These Condensed Consolidated Financial Statements should be read in conjunction with the Condensed Consolidated Financial Statements and Notes thereto included in our Annual Report on Form 10-K for the fiscal year ended March 31, 2017 , as filed with the United States Securities and Exchange Commission (“SEC”) on May 24, 2017 .
Reclassifications
Certain prior year amounts were reclassified to conform to current year presentation.
Recently Adopted Accounting Standards
As a result of the adoption of ASU 2016-09 at the beginning of fiscal year 2018, Compensation - Stock Compensation (Topic 718): Improvements to Employee Share-Based Payment Accounting , excess tax benefits of $3 million and $42 million for the three and six months ended September 30, 2017 , respectively, were reflected in the Condensed Consolidated Statement of Income as a component of the provision for income taxes, whereas for the three and six months ended September 30, 2016 , they were recognized in additional paid-in-capital.

The pronouncement also resulted in two changes to our cash flow presentation, which we applied retrospectively for comparability. Excess tax benefits are now presented as operating activities rather than financing activities, and cash payments to tax authorities in connection with shares withheld to meet statutory tax withholding requirements are now presented as a financing activity. The net increase to our reported net cash provided by operating activities and corresponding increase to cash used in financing activities resulting from the adoption of ASU 2016-09 for the six months ended September 30, 2017 and 2016 are as follows:
 
Six months ended September 30,
(In millions):
2017
 
2016
Excess tax benefit from stock-based compensation
$
42

 
$
37

Cash paid to taxing authorities for shares withheld from employees
105

 
106

Increase to net cash provided by operating activities and net cash used in financing activities
$
147

 
$
143





7


(2) FAIR VALUE MEASUREMENTS
There are various valuation techniques used to estimate fair value, the primary one being the price that would be received from selling an asset or paid to transfer a liability in an orderly transaction between market participants at the measurement date. When determining fair value, we consider the principal or most advantageous market in which we would transact and consider assumptions that market participants would use when pricing the asset or liability. We measure certain financial and nonfinancial assets and liabilities at fair value on a recurring and nonrecurring basis.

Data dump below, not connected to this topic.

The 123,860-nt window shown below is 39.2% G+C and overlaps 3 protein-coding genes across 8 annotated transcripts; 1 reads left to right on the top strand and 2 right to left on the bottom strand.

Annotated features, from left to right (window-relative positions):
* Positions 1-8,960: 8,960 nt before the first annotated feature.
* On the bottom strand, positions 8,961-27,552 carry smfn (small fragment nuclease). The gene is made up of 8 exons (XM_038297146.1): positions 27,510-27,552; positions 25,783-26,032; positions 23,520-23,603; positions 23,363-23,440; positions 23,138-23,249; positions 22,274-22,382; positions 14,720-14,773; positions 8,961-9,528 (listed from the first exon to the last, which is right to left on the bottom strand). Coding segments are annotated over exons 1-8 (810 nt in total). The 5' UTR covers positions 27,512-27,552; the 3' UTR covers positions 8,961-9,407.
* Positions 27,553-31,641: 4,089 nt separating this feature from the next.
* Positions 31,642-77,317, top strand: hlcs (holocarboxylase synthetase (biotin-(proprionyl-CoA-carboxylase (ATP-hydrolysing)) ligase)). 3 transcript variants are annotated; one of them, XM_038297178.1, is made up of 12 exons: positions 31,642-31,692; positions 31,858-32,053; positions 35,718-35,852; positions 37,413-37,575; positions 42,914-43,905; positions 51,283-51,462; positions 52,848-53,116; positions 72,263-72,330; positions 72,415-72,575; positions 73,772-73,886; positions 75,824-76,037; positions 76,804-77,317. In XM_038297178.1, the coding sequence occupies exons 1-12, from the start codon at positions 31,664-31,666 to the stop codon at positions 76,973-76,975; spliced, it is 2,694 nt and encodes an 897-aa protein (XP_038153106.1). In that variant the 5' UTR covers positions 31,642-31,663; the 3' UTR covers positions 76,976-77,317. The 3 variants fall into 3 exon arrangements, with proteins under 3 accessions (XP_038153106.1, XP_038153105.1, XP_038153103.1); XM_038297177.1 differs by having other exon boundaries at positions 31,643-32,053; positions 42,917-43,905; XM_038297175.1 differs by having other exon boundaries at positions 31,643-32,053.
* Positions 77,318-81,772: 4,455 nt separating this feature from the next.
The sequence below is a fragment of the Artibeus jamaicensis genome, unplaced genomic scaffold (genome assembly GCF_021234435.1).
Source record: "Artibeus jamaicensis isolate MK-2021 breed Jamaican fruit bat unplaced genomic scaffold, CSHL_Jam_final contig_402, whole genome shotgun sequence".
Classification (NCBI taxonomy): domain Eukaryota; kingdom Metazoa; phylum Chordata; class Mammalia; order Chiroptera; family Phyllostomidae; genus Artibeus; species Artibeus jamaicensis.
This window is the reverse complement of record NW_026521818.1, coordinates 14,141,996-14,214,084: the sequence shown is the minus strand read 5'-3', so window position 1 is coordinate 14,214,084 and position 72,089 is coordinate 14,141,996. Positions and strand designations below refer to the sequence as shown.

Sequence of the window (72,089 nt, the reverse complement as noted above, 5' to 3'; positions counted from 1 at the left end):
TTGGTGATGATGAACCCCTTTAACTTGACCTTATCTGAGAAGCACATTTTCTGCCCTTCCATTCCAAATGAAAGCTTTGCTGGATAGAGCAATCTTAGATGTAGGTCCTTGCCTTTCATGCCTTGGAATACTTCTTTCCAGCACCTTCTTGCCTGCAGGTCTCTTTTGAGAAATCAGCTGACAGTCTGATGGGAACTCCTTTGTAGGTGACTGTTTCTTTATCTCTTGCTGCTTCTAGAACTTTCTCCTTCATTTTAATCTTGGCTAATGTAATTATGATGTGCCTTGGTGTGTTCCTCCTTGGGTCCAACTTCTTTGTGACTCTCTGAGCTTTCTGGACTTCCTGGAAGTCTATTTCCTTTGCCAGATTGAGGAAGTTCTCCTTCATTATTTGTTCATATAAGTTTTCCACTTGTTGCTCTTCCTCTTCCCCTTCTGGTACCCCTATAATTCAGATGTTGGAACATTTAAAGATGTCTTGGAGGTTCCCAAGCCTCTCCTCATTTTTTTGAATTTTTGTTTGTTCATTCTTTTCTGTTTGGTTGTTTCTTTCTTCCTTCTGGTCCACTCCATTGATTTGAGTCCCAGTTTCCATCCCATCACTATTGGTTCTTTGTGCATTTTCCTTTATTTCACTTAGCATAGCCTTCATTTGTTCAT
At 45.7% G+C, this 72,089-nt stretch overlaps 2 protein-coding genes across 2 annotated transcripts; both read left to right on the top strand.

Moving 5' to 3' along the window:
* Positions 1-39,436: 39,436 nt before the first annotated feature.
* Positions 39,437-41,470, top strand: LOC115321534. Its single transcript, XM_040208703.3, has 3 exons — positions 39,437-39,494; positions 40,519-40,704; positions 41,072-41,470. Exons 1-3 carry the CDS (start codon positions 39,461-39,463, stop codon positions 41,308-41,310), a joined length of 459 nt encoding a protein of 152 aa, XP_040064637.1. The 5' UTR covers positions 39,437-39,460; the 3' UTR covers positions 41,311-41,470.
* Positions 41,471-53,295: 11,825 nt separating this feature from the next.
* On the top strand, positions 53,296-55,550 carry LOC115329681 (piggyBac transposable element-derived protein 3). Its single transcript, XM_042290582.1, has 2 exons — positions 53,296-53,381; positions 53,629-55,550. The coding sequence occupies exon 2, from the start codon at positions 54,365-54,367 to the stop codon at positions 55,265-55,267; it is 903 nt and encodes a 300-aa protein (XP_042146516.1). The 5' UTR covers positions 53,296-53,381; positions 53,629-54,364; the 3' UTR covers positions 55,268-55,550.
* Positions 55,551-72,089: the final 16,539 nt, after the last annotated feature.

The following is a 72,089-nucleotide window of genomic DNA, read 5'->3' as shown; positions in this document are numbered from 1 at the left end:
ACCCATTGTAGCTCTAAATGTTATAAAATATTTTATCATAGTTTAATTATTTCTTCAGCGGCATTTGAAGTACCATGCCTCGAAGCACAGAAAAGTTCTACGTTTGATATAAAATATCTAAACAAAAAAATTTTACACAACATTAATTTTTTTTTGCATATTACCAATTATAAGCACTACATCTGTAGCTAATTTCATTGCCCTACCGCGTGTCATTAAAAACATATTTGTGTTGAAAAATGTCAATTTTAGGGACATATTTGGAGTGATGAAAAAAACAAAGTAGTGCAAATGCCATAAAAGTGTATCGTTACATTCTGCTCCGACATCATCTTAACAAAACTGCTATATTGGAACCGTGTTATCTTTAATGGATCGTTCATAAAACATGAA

Fair Value Hierarchy
The three levels of inputs that may be used to measure fair value are as follows:
Level 1 . Quoted prices in active markets for identical assets or liabilities.
Level 2 . Observable inputs other than quoted prices included within Level 1, such as quoted prices for similar assets or liabilities, quoted prices in markets with insufficient volume or infrequent transactions (less active markets), or model-derived valuations in which all significant inputs are observable or can be derived principally from or corroborated with observable market data for substantially the full term of the assets or liabilities.
Level 3 . Unobservable inputs to the valuation methodology that are significant to the measurement of the fair value of assets or liabilities.
Assets and Liabilities Measured at Fair Value on a Recurring Basis
As of September 30, 2017 and March 31, 2017 , our assets and liabilities that were measured and recorded at fair value on a recurring basis were as follows (in millions):  
 
 
 
Fair Value Measurements at Reporting Date Using
 
   
 
 
 
Quoted Prices in
Active Markets 
for Identical
Financial
Instruments
 
Significant
Other
Observable
Inputs
 
Significant
Unobservable
Inputs
 
 
 
As of
September 30,
2017
 
(Level 1)
 
(Level 2)
 
(Level 3)
 
Balance Sheet Classification
Assets
 
 
 
 
 
 
 
 
 
Bank and time deposits
$
304

 
$
304

 
$

 
$

 
Cash equivalents
Money market funds
93

 
93

 

 

 
Cash equivalents
Available-for-sale securities:
 
 
 
 
 
 
 
 
 
Corporate bonds
1,247

 

 
1,247

 

 
Short-term investments and cash equivalents
U.S. Treasury securities
453

 
453

 

 

 
Short-term investments and cash equivalents
U.S. agency securities
133

 

 
133

 

 
Short-term investments and cash equivalents
Commercial paper
320

 

 
320

 

 
Short-term investments and cash equivalents
Foreign government securities
101

 

 
101

 

 
Short-term investments
Asset-backed securities
119

 

 
119

 

 
Short-term investments
Certificates of deposit
26

 

 
26

 

 
Short-term investments
Foreign currency derivatives
9

 

 
9

 

 
Other current assets and other assets
Deferred compensation plan assets (a)
10

 
10

 

 

 
Other assets
Total assets at fair value
$
2,815

 
$
860

 
$
1,955

 
$

 
 
Liabilities
 
 
 
 
 
 
 
 
 
Foreign currency derivatives
48

 

 
48

 

 
Accrued and other current liabilities and other liabilities
Deferred compensation plan liabilities (a)
10

 
10

 

 

 
Other liabilities
Total liabilities at fair value
$
58

 
$
10

 
$
48

 
$

 
 
 



8


 
 
 
 
Fair Value Measurements at Reporting Date Using
 
   
 
 
 
Quoted Prices in
Active Markets 
for Identical
Financial
Instruments
 
Significant
Other
Observable
Inputs
 
Significant
Unobservable
Inputs
 
 
 
As of
March 31,
2017
 
(Level 1)
 
(Level 2)
 
(Level 3)
 
Balance Sheet Classification
Assets
 
 
 
 
 
 
 
 
 
Bank and time deposits
$
233

 
$
233

 
$

 
$

 
Cash equivalents
Money market funds